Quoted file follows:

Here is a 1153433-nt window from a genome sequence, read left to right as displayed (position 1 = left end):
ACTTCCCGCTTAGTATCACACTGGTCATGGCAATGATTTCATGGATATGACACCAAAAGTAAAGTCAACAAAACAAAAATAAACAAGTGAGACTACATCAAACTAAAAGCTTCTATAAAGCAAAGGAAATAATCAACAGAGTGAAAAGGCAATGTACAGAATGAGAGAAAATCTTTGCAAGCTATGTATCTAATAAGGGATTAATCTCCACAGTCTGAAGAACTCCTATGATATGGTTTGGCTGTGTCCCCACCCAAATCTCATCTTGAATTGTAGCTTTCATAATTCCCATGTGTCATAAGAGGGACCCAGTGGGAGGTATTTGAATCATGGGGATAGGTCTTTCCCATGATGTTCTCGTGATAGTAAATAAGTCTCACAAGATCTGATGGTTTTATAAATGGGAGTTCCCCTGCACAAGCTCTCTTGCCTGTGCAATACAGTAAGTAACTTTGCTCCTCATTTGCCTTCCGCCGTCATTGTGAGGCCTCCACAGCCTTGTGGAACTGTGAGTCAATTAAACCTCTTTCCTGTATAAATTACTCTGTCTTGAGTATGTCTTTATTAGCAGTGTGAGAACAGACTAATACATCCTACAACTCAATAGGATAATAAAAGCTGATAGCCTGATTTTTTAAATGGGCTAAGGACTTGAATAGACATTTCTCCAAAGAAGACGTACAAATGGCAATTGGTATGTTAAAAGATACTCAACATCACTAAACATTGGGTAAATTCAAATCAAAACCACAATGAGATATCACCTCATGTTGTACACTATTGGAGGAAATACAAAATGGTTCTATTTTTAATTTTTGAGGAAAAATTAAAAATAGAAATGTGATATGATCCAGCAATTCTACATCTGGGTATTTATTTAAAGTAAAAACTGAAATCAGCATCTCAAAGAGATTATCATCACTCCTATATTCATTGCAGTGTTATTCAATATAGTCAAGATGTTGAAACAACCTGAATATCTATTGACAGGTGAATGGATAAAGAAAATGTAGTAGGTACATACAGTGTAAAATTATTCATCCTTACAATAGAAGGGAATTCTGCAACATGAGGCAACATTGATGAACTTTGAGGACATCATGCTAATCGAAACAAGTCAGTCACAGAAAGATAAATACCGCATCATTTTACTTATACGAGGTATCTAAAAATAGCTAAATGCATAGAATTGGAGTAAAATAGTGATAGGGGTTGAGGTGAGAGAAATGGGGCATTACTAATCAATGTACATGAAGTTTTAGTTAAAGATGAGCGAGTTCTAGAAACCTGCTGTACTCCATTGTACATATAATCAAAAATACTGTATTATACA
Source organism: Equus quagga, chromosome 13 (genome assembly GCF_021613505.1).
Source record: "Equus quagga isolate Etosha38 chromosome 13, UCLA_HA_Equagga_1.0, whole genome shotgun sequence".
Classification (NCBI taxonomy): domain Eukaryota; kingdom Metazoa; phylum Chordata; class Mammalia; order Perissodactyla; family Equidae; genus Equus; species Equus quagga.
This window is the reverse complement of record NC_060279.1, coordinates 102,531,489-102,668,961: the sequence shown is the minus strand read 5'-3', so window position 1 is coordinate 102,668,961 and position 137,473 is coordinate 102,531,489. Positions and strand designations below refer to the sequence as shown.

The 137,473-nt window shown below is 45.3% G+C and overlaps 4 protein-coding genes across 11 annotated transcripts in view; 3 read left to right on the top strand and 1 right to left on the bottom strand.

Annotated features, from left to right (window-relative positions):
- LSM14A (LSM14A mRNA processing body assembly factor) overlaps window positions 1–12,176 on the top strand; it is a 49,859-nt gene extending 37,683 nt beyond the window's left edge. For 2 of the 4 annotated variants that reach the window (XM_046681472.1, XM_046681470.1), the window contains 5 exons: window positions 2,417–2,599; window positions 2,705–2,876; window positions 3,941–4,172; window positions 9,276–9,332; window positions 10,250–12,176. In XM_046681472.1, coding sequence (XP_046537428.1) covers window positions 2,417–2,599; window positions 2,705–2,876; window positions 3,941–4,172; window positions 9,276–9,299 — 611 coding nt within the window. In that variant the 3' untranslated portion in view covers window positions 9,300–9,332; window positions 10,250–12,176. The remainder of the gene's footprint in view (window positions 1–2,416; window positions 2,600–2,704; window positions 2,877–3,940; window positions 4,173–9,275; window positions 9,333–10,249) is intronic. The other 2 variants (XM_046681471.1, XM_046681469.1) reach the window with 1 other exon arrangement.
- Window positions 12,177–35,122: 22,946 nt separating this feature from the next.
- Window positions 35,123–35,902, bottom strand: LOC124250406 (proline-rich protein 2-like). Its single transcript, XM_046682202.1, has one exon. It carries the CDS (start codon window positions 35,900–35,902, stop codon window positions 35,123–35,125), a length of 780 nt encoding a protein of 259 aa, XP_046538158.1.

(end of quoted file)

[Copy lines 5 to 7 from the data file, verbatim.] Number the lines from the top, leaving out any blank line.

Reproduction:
Classification (NCBI taxonomy): domain Eukaryota; kingdom Metazoa; phylum Chordata; class Mammalia; order Perissodactyla; family Equidae; genus Equus; species Equus quagga.
This window is the reverse complement of record NC_060279.1, coordinates 102,531,489-102,668,961: the sequence shown is the minus strand read 5'-3', so window position 1 is coordinate 102,668,961 and position 137,473 is coordinate 102,531,489. Positions and strand designations below refer to the sequence as shown.

The 137,473-nt window shown below is 45.3% G+C and overlaps 4 protein-coding genes across 11 annotated transcripts in view; 3 read left to right on the top strand and 1 right to left on the bottom strand.